If you’re looking for a detailed, analytical preview of a 180 minute advertisement for what I can assume is the most authentic Australian cuisine you can find stateside in the guise of an exhibition football game, you’ve come to the wrong place. I recommend MGoBlog for that. Full disclosure: I’ve never been to Outback Steakhouse. I’ve only ever seen it in those commercials with the dude who’s made a career out of a fake Australian accent. I’ve been to Chili’s and Applebee’s, though, so I think I get the gist. These places offer the façade of being a cut above fast food. If you order a few beers and squint at the menu, you may convince yourself that spending twice as much to gorge on reheated appetizers is worth the added money and time. If done right, this can make for harmless fun. Usually, it ends with you feeling bloated, regretful, and unfulfilled. You probably should have just snacked on some of the fruit you had lying around and waited for dinner.
Michigan and South Carolina is a showdown commensurate with this brand. There will be a lot of good football played on New Year’s day. It will not take place in this game. However, if you’re reading this preview, you’re likely either a personal friend of mine or Dalton’s or a Michigan football junkie. As such, you may find yourself unable to avoid being in a room where the game’s on. The remainder of this preview will be dedicated to helping you decide whether you should tune in or temporarily blind and deafen yourself until you can change channels to the Peach Bowl.
Why you should watch:
- Brandon Peters will get the starting nod. While the game itself means little for Michigan this season, an impressive performance against the Gamecocks would provide Peters a boost in the inevitable quarterback duel with incoming Ole Miss transfer Shea Patterson. South Carolina is Not Good, but they don’t give up a lot of points either, and Peters will have work to do behind an offensive line that probably hasn’t learned to pass protect in the last month.
- The Michigan defense is going to wreck some fools. The fake USC put up 13 points against Kentucky this year. Mo Hurst avenging the Jadeveon Clowney hit from 5 years ago would be cathartic, and would almost make his decision to jeopardize his livelihood worth it.
- Because life is in the journey, not the destination. By framing sports in terms of championship-or-bust, we often lose sight of the poetry of individual moments. Don’t get caught up in rankings or records. Stop and appreciate the impossible synchronization of a well-blocked draw. Imagine the countless repetitions, the hours of late night film study, the endless honing of the human form that coheres into one burst of power and precision to tip away a pass on 3rd and 8. Each game serves as theatre after a lifetime of rehearsal for some of the most gifted and dedicated among us.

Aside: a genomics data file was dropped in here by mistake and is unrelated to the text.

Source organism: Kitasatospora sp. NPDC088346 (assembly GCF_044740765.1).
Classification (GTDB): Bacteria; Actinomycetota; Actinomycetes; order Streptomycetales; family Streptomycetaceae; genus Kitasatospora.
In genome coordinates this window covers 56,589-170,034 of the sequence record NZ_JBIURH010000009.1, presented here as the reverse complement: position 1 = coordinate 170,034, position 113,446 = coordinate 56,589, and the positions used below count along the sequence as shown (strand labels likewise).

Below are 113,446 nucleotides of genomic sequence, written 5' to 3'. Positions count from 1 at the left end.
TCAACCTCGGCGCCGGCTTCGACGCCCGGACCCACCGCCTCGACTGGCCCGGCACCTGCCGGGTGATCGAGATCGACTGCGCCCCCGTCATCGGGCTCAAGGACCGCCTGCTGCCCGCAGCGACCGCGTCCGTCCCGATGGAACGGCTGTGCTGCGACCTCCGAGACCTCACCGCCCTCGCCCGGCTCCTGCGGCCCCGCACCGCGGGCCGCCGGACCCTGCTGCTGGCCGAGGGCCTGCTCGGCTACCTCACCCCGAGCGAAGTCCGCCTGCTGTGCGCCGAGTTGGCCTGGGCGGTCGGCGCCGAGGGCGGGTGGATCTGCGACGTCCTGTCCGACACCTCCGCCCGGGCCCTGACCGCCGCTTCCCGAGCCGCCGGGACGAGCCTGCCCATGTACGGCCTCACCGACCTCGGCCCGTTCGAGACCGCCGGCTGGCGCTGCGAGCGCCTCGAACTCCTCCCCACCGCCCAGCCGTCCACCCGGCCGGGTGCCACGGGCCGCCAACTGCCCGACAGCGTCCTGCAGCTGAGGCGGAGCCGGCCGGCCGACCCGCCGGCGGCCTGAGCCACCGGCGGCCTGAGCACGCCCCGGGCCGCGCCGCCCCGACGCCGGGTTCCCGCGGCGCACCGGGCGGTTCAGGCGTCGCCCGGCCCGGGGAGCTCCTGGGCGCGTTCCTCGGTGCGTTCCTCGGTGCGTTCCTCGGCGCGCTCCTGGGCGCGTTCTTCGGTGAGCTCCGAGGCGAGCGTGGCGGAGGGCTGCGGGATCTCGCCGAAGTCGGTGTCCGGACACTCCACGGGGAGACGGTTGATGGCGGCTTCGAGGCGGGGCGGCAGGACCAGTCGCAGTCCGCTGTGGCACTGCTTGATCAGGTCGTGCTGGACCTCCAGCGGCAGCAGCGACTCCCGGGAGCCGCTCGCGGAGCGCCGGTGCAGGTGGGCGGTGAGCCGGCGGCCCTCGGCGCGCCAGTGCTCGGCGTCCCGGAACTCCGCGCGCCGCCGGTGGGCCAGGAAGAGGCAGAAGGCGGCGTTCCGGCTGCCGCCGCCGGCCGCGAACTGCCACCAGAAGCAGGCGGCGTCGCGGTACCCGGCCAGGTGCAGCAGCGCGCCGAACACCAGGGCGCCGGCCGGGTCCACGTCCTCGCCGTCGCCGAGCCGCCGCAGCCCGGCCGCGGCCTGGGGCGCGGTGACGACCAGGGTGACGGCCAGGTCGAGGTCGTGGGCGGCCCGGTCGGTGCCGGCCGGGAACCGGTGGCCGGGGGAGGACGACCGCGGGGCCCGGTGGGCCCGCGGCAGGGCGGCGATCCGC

Why you shouldn’t watch:
- The offensive line will still be painfully bad, and this game probably won’t offer any insight into how it will look next year.
- Michigan might lose. The played-out jibes about Harbaugh leaving for the NFL lead to shots fired at idiotic takes, which lead to stupid jokes about the whole fiasco, which lead to glib meta-analysis in a blog viewed by 14 people. Each Michigan loss just adds another shovel to this shit heap. Seeing it happen and knowing what’s coming makes for an agonizing experience.
- We yearn for something football will never provide. Sports fandom, for most, is an endless cavalcade of misery interrupted by brief spurts of false hope. This game will not bring absolution. Even the championship at the end of the tunnel will be a transient achievement of people most of us have never met that will one day be forgotten. The only reason we care about our particular team is because we’ve been suckered into tribal loyalty by an organization that lines its pockets at the expense of generations of exploited laborers. An improbable victory will not impart any purpose or significance on our objectively meaningless existence.
Author’s note: yes, I watch Rick and Morty